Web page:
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Detroit, MI
The Avenue

These communities have a lot at stake in Trump’s executive order on immigration

Alan Berube

President Trump’s executive order banning travel to the United States for 90 days from seven predominantly Muslim countries—Iran, Iraq, Libya, Somalia, Sudan, Syria, and Yemen—and suspending refugee resettlement for 120 days has rightly provoked widespread controversy and criticism. As my Brookings colleague Benjamin Wittes forcefully argues on the Lawfare blog, the order not only runs counter to the national security interests it purports to advance, but also inflicts great harm on vulnerable, concededly innocent people. Already, federal courts have issued rulings that would prevent the deportation of certain immigrants and refugees affected by the order; signals are currently changing from hour to hour as to whether the Trump administration will abide by those rulings.

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Many big-city mayors in the United States are speaking out against the executive order. Mayors in Boston, Los Angeles, New York, Philadelphia, San Francisco, and Seattle, among others, have issued statements and joined protests to denounce the order and to support immigrants and refugees. They recognize that many individuals affected by the order are essential parts of the diverse cities they govern. Their protests of the order coincide with a wider set of strategies that Democratic mayors seem poised to undertake to oppose the Trump administration on issues such as criminal justice and civil rights, climate change, and support for the safety net.

While it’s true that these big cities are home to large numbers of affected individuals and communities, they aren’t the only places with a significant stake in the matter. Data from the U.S. Census Bureau show that many places around the country—both large and small—are home to immigrant populations from the countries targeted by Trump’s executive order. Under the order, members of those immigrant communities may find it impossible—at least in the short term—to bring family to the United States, and to travel to their countries of origin and subsequently gain readmission to the United States.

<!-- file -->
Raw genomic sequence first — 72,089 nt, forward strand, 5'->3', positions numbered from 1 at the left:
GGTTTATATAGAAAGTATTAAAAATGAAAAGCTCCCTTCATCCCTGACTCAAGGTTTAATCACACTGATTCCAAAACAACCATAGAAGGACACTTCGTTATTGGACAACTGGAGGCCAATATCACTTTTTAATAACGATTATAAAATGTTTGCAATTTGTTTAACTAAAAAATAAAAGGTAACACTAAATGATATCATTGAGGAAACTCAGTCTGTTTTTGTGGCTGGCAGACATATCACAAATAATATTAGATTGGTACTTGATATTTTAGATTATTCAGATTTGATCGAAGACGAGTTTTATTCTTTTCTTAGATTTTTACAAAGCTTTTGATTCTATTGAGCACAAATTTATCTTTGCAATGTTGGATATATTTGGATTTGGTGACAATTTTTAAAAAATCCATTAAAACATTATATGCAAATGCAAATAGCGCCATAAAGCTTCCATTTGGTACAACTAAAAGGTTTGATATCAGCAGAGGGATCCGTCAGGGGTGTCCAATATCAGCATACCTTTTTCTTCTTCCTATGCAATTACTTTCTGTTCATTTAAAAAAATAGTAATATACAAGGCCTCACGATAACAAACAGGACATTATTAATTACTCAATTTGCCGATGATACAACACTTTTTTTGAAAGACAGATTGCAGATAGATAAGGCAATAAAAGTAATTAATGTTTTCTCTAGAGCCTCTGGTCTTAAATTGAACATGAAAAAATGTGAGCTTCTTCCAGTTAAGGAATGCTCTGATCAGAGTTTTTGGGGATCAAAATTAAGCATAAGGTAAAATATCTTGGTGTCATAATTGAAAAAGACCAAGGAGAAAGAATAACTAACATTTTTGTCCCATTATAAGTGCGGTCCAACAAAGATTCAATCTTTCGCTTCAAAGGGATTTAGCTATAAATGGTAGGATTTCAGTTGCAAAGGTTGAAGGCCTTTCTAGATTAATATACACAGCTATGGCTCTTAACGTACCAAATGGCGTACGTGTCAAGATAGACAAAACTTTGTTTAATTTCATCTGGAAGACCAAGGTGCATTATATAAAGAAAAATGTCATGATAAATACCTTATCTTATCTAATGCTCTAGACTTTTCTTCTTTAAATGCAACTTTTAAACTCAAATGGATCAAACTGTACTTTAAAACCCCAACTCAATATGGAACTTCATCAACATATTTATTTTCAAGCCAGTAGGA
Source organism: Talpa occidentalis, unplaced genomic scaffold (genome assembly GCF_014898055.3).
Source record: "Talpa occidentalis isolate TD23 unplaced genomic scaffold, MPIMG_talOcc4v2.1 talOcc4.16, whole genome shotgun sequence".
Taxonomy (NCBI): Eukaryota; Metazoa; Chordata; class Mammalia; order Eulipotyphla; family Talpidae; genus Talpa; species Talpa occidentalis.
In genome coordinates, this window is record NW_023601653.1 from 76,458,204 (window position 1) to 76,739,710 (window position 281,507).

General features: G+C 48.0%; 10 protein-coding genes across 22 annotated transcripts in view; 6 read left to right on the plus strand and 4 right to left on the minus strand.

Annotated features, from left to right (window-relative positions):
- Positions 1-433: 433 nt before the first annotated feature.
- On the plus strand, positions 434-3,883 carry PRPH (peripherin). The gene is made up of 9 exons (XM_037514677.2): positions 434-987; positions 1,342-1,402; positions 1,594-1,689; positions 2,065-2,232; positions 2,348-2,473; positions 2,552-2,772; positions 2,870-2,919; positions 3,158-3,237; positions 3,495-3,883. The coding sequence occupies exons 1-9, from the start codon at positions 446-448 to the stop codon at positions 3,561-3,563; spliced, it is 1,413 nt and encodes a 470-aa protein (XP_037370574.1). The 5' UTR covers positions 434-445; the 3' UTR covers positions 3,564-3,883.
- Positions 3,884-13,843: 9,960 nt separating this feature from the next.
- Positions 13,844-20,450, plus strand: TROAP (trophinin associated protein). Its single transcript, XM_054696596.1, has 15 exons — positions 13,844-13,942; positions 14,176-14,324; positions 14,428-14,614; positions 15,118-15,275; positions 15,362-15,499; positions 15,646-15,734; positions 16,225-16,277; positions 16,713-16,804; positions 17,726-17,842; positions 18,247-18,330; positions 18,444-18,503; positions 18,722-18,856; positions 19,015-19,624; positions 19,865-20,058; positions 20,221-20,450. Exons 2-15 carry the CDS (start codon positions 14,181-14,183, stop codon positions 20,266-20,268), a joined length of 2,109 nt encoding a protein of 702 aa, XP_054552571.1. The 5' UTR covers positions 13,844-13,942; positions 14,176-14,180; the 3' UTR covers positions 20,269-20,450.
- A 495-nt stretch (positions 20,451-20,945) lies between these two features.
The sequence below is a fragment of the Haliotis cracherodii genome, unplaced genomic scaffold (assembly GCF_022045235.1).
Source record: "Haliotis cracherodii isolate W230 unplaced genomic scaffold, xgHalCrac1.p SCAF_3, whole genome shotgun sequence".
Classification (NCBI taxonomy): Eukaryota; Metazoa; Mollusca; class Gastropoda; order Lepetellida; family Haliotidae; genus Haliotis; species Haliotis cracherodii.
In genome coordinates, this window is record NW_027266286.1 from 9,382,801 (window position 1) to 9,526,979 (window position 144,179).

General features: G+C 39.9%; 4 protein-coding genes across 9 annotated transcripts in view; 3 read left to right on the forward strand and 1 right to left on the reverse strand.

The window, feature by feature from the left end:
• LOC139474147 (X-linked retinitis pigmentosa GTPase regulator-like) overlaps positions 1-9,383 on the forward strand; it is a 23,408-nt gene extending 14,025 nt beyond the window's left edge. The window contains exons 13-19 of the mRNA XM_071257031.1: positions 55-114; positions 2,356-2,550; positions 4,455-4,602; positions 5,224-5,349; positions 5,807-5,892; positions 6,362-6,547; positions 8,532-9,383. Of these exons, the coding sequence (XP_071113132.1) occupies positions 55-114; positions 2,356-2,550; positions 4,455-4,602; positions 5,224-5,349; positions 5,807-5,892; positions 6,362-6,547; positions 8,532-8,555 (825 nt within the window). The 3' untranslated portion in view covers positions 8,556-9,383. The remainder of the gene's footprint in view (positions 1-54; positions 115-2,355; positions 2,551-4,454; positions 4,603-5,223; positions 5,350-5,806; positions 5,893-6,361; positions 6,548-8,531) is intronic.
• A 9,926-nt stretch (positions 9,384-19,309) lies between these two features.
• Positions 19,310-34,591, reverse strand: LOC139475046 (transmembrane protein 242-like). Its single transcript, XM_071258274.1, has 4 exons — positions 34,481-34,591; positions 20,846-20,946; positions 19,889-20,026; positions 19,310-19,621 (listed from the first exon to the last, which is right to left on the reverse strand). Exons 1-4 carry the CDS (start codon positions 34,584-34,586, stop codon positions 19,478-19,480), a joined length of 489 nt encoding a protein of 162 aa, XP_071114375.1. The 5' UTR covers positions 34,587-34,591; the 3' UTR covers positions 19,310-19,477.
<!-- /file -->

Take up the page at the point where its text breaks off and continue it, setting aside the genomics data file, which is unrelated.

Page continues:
At the metropolitan scale, the places with the largest numbers of foreign-born individuals from six of the named countries (Libyan-born individuals are not identified separately in the Census Bureau data) include many of the largest places overall. Los Angeles leads all others with 161,000, chiefly due to the large number of Iranians who settled there in the early 1980s in the wake of the revolution; the University of Southern California is one of the top destinations for U.S. students from Tehran. New York, Chicago, Dallas, Houston, and Washington all rank among the top 10 metro areas for both total population and population from the six countries. Greater Detroit actually has the second largest number of residents from those countries, about 15,000 more than the New York metro area, which is nearly five times its size. The Detroit metro area has almost twice as many Iraq-born individuals as the second-largest metro destination (San Diego), as well as significant communities of Yemenis and Syrians. Many of those individuals have settled in the Detroit suburb of Hamtramck, which is now home to the nation’s first majority-Muslim city council. Together, the 20 metro areas with the largest number of residents from the six countries contain nearly three-quarters of all such residents across the nation’s 381 metro areas.

Metropolitan areas with the largest number of residents born in “banned countries,” 2011-2015

Metro area Iran Iraq Somalia Sudan Syria Yemen Total
Los Angeles, CA 136,000 8,500 500 600 14,900 100 160,800
Detroit, MI 1,600 46,800 0 200 4,300 11,300 64,300
New York, NY-NJ-PA 21,700 3,300 300 1,900 10,900 11,100 49,100
San Diego, CA 10,700 24,400 2,400 300 1,100 100 38,900
Washington, DC-VA-MD-WV 21,500 5,600 2,900 3,500 2,000 500 36,000
Chicago, IL 6,700 13,100 900 700 5,700 1,400 28,400
Minneapolis-St. Paul, MN-WI 1,400 800 19,900 1,100 100 100 23,500
San Francisco-Oakland, CA 16,300 1,400 0 300 900 3,000 22,000
Houston, TX 10,300 4,700 900 900 1,700 100 18,500